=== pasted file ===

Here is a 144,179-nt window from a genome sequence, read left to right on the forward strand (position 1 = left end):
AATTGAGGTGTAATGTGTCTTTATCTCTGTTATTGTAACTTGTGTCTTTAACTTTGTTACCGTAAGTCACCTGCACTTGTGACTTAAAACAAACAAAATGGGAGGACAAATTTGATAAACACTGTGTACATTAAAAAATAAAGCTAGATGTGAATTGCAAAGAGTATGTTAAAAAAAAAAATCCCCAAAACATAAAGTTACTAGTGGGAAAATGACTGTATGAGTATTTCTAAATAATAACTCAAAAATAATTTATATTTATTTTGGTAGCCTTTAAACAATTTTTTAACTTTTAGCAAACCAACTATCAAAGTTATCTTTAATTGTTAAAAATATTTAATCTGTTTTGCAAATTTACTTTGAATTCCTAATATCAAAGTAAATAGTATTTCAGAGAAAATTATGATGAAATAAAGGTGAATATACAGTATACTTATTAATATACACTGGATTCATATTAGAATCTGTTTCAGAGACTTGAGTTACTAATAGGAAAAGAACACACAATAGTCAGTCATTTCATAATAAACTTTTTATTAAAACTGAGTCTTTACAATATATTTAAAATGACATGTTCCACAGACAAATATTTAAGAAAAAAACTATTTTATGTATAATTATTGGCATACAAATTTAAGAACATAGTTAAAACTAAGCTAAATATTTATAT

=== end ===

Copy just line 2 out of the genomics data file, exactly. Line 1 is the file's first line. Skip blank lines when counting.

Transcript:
AATTGAGGTGTAATGTGTCTTTATCTCTGTTATTGTAACTTGTGTCTTTAACTTTGTTACCGTAAGTCACCTGCACTTGTGACTTAAAACAAACAAAATGGGAGGACAAATTTGATAAACACTGTGTACATTAAAAAATAAAGCTAGATGTGAATTGCAAAGAGTATGTTAAAAAAAAAAATCCCCAAAACATAAAGTTACTAGTGGGAAAATGACTGTATGAGTATTTCTAAATAATAACTCAAAAATAATTTATATTTATTTTGGTAGCCTTTAAACAATTTTTTAACTTTTAGCAAACCAACTATCAAAGTTATCTTTAATTGTTAAAAATATTTAATCTGTTTTGCAAATTTACTTTGAATTCCTAATATCAAAGTAAATAGTATTTCAGAGAAAATTATGATGAAATAAAGGTGAATATACAGTATACTTATTAATATACACTGGATTCATATTAGAATCTGTTTCAGAGACTTGAGTTACTAATAGGAAAAGAACACACAATAGTCAGTCATTTCATAATAAACTTTTTATTAAAACTGAGTCTTTACAATATATTTAAAATGACATGTTCCACAGACAAATATTTAAGAAAAAAACTATTTTATGTATAATTATTGGCATACAAATTTAAGAACATAGTTAAAACTAAGCTAAATATTTATAT